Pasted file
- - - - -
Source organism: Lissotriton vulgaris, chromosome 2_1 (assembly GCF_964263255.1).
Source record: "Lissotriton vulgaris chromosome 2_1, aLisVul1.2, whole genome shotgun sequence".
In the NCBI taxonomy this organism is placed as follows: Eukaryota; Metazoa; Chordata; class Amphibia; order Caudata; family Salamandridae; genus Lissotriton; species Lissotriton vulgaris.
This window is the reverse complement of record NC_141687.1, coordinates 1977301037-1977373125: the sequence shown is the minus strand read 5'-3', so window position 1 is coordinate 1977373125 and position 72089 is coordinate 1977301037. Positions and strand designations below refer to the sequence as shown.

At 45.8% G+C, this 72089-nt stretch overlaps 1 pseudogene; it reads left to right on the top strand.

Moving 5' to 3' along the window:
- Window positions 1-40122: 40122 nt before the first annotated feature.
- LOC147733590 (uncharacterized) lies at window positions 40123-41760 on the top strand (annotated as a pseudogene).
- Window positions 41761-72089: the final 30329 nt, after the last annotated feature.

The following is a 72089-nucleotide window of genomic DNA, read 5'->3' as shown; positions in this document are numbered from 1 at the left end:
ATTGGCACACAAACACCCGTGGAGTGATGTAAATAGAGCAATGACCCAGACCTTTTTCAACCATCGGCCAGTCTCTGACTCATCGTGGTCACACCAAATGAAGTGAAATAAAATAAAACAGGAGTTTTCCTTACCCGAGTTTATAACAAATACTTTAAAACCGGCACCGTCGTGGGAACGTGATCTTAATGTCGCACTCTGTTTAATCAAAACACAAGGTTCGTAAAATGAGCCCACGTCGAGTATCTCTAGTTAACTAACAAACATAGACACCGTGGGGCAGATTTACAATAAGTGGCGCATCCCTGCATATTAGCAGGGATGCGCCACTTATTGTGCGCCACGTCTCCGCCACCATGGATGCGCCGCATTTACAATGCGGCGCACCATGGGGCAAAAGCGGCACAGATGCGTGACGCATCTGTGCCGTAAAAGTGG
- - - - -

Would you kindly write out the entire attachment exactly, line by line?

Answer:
Source organism: Lissotriton vulgaris, chromosome 2_1 (assembly GCF_964263255.1).
Source record: "Lissotriton vulgaris chromosome 2_1, aLisVul1.2, whole genome shotgun sequence".
In the NCBI taxonomy this organism is placed as follows: Eukaryota; Metazoa; Chordata; class Amphibia; order Caudata; family Salamandridae; genus Lissotriton; species Lissotriton vulgaris.
This window is the reverse complement of record NC_141687.1, coordinates 1977301037-1977373125: the sequence shown is the minus strand read 5'-3', so window position 1 is coordinate 1977373125 and position 72089 is coordinate 1977301037. Positions and strand designations below refer to the sequence as shown.

At 45.8% G+C, this 72089-nt stretch overlaps 1 pseudogene; it reads left to right on the top strand.

Moving 5' to 3' along the window:
- Window positions 1-40122: 40122 nt before the first annotated feature.
- LOC147733590 (uncharacterized) lies at window positions 40123-41760 on the top strand (annotated as a pseudogene).
- Window positions 41761-72089: the final 30329 nt, after the last annotated feature.

The following is a 72089-nucleotide window of genomic DNA, read 5'->3' as shown; positions in this document are numbered from 1 at the left end:
ATTGGCACACAAACACCCGTGGAGTGATGTAAATAGAGCAATGACCCAGACCTTTTTCAACCATCGGCCAGTCTCTGACTCATCGTGGTCACACCAAATGAAGTGAAATAAAATAAAACAGGAGTTTTCCTTACCCGAGTTTATAACAAATACTTTAAAACCGGCACCGTCGTGGGAACGTGATCTTAATGTCGCACTCTGTTTAATCAAAACACAAGGTTCGTAAAATGAGCCCACGTCGAGTATCTCTAGTTAACTAACAAACATAGACACCGTGGGGCAGATTTACAATAAGTGGCGCATCCCTGCATATTAGCAGGGATGCGCCACTTATTGTGCGCCACGTCTCCGCCACCATGGATGCGCCGCATTTACAATGCGGCGCACCATGGGGCAAAAGCGGCACAGATGCGTGACGCATCTGTGCCGTAAAAGTGG